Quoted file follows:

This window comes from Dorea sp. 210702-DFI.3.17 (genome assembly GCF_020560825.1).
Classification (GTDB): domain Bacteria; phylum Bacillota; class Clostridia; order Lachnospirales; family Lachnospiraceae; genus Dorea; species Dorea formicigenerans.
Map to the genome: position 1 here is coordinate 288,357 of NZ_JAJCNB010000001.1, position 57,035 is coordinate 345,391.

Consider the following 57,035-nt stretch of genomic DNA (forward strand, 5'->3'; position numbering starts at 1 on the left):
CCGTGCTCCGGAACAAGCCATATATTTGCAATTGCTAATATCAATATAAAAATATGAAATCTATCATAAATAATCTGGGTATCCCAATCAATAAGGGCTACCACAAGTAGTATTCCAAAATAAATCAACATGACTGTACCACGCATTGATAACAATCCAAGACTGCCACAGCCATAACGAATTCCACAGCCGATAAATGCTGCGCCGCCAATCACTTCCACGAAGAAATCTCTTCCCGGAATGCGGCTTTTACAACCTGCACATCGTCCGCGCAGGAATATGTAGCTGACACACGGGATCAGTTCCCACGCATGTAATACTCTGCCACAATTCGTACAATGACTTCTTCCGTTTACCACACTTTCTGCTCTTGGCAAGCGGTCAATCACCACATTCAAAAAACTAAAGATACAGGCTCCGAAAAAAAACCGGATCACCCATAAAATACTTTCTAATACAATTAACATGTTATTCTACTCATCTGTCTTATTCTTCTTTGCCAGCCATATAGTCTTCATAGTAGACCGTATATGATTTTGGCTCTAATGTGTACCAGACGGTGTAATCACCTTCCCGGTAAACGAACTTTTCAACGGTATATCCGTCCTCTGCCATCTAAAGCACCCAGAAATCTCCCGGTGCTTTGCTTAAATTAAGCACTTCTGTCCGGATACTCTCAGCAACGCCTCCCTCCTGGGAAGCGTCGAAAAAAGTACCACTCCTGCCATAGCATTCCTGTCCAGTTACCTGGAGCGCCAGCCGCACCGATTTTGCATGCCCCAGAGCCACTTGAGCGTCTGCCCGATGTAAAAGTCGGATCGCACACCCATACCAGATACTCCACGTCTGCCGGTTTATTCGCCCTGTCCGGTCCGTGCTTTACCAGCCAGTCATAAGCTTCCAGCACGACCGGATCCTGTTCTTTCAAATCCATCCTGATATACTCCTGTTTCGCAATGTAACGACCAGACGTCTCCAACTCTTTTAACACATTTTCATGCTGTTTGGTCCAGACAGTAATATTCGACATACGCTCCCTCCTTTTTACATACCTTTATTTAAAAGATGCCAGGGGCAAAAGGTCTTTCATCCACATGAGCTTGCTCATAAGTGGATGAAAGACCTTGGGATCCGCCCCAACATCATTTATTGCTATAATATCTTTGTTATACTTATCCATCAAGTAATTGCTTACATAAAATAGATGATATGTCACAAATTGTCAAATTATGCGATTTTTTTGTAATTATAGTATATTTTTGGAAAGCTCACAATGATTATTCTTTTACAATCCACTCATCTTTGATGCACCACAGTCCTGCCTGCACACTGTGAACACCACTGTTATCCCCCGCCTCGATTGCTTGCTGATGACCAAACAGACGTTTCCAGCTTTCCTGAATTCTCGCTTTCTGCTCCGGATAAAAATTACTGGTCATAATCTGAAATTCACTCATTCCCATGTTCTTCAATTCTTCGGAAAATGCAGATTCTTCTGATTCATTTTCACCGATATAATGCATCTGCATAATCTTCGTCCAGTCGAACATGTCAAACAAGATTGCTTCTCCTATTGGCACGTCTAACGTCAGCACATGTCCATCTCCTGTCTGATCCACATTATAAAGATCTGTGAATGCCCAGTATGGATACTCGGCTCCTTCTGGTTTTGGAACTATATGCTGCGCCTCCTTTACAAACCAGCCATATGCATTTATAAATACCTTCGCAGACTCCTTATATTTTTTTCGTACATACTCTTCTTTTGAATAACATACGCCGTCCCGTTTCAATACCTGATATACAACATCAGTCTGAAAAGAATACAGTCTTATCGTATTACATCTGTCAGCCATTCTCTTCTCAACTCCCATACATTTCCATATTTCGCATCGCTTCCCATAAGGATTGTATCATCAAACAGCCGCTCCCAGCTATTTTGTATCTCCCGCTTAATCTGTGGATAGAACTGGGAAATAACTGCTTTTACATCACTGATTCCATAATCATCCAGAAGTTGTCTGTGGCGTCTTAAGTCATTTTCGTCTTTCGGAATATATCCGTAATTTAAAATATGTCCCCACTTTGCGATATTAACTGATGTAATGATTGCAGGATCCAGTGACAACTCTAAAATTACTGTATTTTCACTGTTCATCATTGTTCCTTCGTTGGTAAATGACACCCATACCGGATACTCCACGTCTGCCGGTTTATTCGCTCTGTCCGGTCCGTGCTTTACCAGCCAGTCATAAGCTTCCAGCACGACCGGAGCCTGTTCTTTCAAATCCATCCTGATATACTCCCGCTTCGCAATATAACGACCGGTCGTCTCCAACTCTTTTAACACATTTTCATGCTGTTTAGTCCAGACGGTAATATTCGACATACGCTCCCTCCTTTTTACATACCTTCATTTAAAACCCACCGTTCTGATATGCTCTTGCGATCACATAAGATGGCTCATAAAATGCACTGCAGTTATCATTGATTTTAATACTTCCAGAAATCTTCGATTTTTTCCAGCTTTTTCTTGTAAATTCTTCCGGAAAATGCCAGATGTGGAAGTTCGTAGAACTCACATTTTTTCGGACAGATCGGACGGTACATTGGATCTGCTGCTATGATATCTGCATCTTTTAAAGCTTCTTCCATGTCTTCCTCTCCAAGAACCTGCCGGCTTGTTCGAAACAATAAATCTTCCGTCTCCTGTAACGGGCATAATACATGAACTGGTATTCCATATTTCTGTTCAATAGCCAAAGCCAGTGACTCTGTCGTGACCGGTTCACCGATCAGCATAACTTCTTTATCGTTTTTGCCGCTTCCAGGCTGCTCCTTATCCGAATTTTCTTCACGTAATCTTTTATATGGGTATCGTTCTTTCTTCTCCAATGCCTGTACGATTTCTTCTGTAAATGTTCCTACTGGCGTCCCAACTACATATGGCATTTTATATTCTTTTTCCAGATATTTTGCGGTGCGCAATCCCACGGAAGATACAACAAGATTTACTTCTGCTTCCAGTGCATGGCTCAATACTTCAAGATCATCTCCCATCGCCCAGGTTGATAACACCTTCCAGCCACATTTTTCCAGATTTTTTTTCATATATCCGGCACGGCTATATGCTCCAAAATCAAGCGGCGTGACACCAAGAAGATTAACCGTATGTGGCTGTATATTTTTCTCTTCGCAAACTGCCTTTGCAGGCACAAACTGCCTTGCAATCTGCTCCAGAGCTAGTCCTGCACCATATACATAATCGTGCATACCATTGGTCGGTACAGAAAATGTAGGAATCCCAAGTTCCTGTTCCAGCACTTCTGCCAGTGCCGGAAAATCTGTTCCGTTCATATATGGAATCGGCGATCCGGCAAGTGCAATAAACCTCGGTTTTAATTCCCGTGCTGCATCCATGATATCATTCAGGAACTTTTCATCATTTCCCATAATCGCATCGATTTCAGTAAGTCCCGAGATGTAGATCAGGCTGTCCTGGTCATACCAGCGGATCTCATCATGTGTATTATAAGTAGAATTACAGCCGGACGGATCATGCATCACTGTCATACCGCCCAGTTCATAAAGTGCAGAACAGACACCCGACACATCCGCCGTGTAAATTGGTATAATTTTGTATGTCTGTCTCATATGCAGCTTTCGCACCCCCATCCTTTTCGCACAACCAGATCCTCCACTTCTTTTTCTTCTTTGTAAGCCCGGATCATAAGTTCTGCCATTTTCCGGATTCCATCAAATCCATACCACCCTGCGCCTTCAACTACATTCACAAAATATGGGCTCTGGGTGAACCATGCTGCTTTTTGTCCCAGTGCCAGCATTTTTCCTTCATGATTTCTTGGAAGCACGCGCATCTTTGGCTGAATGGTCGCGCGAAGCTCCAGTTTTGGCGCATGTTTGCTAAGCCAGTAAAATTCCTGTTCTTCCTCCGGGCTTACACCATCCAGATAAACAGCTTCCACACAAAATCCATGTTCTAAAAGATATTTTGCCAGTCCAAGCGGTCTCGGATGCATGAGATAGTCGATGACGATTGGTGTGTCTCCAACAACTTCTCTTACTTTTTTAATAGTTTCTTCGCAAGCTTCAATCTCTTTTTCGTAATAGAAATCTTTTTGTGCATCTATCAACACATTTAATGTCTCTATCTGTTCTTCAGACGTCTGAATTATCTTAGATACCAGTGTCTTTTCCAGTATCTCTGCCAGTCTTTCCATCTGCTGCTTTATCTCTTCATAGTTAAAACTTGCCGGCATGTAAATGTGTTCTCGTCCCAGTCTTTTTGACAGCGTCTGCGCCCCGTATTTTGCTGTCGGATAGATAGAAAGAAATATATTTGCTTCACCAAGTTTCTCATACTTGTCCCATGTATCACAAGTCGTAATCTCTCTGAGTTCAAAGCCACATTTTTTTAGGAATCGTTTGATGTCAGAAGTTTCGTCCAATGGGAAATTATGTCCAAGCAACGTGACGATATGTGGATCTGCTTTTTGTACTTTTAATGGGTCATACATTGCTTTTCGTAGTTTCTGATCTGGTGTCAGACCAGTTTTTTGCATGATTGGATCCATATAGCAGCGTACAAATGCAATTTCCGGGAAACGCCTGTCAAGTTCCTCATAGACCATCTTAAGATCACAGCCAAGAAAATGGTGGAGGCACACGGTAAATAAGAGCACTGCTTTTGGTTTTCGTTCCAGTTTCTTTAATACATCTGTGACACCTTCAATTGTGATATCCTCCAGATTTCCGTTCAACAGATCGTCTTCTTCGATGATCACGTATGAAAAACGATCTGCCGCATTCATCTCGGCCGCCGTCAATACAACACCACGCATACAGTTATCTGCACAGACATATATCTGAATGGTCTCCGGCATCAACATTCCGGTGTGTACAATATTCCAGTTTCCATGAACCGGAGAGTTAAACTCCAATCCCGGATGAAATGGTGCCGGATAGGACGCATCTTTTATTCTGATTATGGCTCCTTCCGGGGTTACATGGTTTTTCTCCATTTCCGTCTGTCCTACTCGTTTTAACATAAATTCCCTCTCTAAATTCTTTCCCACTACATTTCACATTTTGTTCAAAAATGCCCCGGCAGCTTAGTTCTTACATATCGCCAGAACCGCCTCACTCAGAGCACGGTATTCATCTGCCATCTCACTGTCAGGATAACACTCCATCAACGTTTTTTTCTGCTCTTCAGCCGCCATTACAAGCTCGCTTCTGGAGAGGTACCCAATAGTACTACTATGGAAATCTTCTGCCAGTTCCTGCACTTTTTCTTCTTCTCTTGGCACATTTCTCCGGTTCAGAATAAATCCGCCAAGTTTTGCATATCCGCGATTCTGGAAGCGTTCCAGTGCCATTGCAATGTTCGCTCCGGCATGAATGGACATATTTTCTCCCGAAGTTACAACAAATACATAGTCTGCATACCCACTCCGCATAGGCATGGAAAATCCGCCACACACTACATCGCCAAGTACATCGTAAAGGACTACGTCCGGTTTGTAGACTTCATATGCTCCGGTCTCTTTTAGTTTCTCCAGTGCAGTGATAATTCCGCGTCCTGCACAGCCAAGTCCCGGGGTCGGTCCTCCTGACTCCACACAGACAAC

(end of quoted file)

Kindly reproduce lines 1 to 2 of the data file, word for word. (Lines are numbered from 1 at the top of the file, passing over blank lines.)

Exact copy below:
This window comes from Dorea sp. 210702-DFI.3.17 (genome assembly GCF_020560825.1).
Classification (GTDB): domain Bacteria; phylum Bacillota; class Clostridia; order Lachnospirales; family Lachnospiraceae; genus Dorea; species Dorea formicigenerans.